Dickens Redux In America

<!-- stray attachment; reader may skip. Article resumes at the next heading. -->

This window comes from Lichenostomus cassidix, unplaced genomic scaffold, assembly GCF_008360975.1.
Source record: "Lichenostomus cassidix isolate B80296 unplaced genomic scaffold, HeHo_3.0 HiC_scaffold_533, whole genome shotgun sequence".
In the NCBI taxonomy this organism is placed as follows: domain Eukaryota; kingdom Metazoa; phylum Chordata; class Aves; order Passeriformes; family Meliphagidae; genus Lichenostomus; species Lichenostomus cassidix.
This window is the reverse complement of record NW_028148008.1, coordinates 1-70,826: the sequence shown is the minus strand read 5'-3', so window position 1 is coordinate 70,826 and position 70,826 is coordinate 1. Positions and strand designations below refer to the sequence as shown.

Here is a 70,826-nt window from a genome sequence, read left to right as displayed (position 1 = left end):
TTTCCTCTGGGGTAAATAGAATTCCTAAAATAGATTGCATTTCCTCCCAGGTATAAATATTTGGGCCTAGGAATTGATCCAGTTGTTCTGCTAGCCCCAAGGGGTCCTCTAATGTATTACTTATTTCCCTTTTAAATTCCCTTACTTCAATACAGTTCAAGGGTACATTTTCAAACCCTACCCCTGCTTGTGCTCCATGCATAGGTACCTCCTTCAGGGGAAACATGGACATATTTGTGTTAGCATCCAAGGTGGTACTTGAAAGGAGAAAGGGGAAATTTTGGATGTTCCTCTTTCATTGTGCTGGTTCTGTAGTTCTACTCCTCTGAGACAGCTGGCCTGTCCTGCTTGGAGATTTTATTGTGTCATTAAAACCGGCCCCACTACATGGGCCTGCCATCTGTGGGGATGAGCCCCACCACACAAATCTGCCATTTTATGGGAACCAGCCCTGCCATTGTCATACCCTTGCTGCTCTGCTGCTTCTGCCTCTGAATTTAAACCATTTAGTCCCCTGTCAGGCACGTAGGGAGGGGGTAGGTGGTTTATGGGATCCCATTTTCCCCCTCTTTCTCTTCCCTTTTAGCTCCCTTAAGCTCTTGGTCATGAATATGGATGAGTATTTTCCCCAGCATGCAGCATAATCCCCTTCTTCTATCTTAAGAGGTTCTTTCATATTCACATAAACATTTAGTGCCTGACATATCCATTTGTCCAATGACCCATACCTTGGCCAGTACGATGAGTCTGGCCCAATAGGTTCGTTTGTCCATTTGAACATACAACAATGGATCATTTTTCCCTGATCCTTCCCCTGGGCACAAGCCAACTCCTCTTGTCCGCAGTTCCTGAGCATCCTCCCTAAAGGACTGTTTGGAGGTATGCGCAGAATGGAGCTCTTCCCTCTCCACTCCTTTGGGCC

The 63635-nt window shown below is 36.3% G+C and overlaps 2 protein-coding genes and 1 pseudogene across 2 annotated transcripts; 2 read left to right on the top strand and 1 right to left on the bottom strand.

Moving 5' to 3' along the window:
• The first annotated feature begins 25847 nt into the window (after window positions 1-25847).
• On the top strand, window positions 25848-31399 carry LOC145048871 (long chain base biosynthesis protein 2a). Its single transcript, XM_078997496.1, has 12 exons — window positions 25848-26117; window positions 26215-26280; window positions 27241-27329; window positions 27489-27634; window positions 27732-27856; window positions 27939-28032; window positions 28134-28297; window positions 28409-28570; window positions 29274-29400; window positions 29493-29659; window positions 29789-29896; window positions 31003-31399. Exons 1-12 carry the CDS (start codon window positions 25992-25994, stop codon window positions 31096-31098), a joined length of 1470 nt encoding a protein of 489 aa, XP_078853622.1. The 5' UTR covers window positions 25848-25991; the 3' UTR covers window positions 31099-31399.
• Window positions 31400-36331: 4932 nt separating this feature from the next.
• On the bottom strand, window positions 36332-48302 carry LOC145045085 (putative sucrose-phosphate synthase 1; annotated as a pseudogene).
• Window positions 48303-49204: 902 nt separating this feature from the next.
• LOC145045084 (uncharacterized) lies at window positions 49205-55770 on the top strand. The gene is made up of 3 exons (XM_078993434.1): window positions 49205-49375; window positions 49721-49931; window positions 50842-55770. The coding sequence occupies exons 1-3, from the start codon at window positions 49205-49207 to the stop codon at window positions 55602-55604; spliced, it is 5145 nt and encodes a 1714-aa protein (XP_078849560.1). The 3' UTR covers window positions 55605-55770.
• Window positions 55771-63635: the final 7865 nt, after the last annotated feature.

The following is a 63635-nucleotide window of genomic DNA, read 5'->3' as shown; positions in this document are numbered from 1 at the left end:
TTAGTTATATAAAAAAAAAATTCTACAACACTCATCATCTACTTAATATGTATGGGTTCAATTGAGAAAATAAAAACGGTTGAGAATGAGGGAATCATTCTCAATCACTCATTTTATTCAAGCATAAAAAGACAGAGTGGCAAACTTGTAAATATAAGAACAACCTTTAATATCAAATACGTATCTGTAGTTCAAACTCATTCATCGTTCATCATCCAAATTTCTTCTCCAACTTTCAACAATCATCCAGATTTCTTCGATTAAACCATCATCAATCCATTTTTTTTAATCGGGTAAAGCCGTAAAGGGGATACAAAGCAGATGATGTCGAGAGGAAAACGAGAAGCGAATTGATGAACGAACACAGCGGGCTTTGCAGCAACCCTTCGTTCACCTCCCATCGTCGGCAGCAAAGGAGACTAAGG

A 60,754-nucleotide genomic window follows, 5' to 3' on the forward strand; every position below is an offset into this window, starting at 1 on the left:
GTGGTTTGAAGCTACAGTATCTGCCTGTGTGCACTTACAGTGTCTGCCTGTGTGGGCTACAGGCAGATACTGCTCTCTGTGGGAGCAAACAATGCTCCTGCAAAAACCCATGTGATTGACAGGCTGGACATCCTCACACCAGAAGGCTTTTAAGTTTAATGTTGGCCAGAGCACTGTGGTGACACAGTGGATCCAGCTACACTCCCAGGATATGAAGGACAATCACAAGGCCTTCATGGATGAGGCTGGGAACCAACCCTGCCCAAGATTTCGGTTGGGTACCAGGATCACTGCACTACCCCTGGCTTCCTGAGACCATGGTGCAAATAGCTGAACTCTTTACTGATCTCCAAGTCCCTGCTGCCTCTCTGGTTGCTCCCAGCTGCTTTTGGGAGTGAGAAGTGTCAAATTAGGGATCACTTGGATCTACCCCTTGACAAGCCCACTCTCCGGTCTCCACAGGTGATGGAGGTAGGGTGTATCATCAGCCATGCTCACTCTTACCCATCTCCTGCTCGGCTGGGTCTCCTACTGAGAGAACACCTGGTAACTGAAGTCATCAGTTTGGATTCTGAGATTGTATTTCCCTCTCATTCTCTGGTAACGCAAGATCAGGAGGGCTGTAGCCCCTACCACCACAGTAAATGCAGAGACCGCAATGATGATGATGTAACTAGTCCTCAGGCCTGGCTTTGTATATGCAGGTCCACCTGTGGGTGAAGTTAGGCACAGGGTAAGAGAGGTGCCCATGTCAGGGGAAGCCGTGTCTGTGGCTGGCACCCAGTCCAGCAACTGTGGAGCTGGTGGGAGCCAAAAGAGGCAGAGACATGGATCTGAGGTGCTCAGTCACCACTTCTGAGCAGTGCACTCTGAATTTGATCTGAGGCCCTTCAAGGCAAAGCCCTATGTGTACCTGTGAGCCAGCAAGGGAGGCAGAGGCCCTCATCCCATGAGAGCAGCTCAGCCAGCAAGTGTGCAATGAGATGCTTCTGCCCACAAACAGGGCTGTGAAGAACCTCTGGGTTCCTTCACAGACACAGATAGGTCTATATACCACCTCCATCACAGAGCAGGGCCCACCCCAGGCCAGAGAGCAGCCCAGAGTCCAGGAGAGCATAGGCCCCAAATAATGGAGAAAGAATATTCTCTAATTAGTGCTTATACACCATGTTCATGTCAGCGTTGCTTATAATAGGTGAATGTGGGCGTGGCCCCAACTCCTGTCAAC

Watching a Chicago Bulls game a couple of weeks ago on TV, my thoughts naturally drifted off toward Charles Dickens. Of course, it's hard not to think about Dickens at this time of year, with civic groups and retailers telling us it's time to revive the old Scrooge myth and hang the holly and roast the goose, and shop 'til you drop (which wasn't actually part of A Christmas Carol, as I recall, but which has taken an honored place in the festive traditions of this great country of ours). Now Dickens wrote in a rather different time, of course. In England in 1843, there were no covered shopping malls, and no home shopping channels; there were no professional sports, and surely no Dennis Rodman, and no one had even dreamed yet of Beavis and Butt-head or MTV. In fact, England in the 1840s was a pretty rough place, in which women and children (some as young as six) worked fourteen- and sixteen-hour days, six days a week, in factories and mines in which their lives were threatened by poisonous air and ripping machines. It was a time when, in some factory towns, the average life expectancy of a working-class kid at birth was eighteen; and where, in the entire country, only one child in three ever attended school for any time at all. It was a time when practical factory owners, in public, Parliamentary testimony, resisted efforts to provide their employees with educational opportunities. Learning to read might cause workers to "disrelish their work," they said, which makes you think Dickens kind of sugar-coated things when he created Scrooge. And it wasn't just England that Dickens had on his mind when he blazed through the creation of the Carol in six short weeks. He'd made a recent visit to the United States (in 1842), and what he'd found here had only confirmed his fear that Greed would be the death of us all, if left unrestrained, which is what the Carol was all about. He addressed the issue in Martin Chuzzlewit, his sixth novel, which appeared at the same time as the Carol, and he angered many Americans with his satiric portrayals of our sick obsession with money and profit. "Whatever the chance contributions that fell into the slow cauldron of their talk," he said of American businessmen and politicians, "they made the gruel thick and slab with dollars. Men were weighed by their dollars. . . life was auctioneered, appraised, put up, and knocked down for its dollars. . . . Make commerce one huge lie and mighty theft. Deface the banner of the nation for an idle rag; pollute it star by star; cut out stripe by stripe as from the arm of a degraded soldier. Do anything for dollars!" And, of course, given our history since, Dickens hadn't seen anything yet. If he'd just seen the front page of one day's recent New York Times, for example, he might have gloated at how true his fears had turned out to be. Or, more likely, wept, at how little we'd learned in 150 years.He'd have seen an article on an outfit called National Medical Care, for example, and the slimy doctors who do its bidding for huge profits. He'd have learned that National Medical Care was paying certain doctors in San Diego more than $250,000 a year (plus car insurance and credit card payments) for a few hours of work each week in National's clinics. All the doctors had to do was make sure they referred their patients to National's kidney dialysis clinic for treatments. And all National had to do was pay off enough doctors to corner the market on dialysis treatment in the San Diego area, and collect the payments, 80 percent of which are made by the government. And you thought Scrooge was a bad guy for only giving Bob Cratchit one day off for Christmas.On that same front page, Dickens would have read a story about how in Orange County, California, bankrupt because a local official tried to make a quick financial killing that went sour, it's the poor people who will bear the brunt of the mistake. Thanks to middle-class voters' rejection of a tax increase, the county's roster of new food stamp recipients has risen from 137 per month to 216. Sixteen hundred county jobs disappeared; outreach programs for 12,000 homeless people were abandoned; and a local mission served 19,000 Thanksgiving meals, five times more than last year. And you thought Scrooge was being cranky when he turned away a gentlemen who came asking for a donation toward a "slight provision" for the hundreds and thousands of poor and homeless in the 1840s. "Are there no prisons?" snaps Scrooge. "No Treadmills? No Workhouses (like the kinds in Oliver Twist)?" Sounds rather like the Republican welfare program today. Lower on the page, Dickens would have read about how the logging industry had managed to gain the rights to begin bulldozing 200-year-old trees again in Oregon, thanks in large part to Western Republican legislators and their conservative Congressional allies. He'd have learned that the clear-cutting planned by the loggers could damage rivers and streams and destroy some runs of Chinook salmon, which just goes to show you that Dickens was right when he assessed Americans as willing to "Make commerce one huge lie and mighty theft," and warned us about "Defac[ing] the banner of the nation for an idle rag." And still on that same front page, Dickens would have read about how Bob Dole, the razor-voiced senator from Kansas, is actually sympathetic to at least one cause. He's running around the country talking about all kinds of things that a presidential wannabe must deal with, like budgets and Bosnia; but he often finds time to throw in a pitch for bananas, especially if they're American ones, produced by Chiquita Brands International, which happens to be owned by Carl Lindner, a Cincinnati multi-millionaire. Dole wants to include bananas in the budget bill, in fact, to protect Chiquita from competition with those nasty Costa Rican and Colombian growers, and his spokespeople say his advocacy for good ol' U.S. bananas has nothing to do with the fact that Carl Lindner lets Dole fly around in his private airplanes and makes humongous contributions to Republican Party coffers. Think what Dickens would have made of a deal like that as an example of "Doing anything for dollars!"? And that's why the Bulls' game made me think of Dickens. At first I thought my TV was broken. Here were the Bulls, on the road, wearing some kind of strange black outfit instead of those bright red jerseys that half the kids in America seem to own. And then the light-bulb went on. If half the kids in America already had the Bulls' red jersey, they wouldn't be shopping for another one. But if the Bulls' travel jerseys were now black, that same half the kids plus half the other ones would need to get the new one, if they wanted to be cool. At, say, $40 a pop, you'd only have to sell half a million of them to make $20 million, which would be a nice little stocking stuffer for the Bulls, the NBA, and Michael Jordan. And right before Christmas, too. Well, as Tiny Tim said, so famously, "God Bless us every one!" We're going to need it. This is a dickens of a time.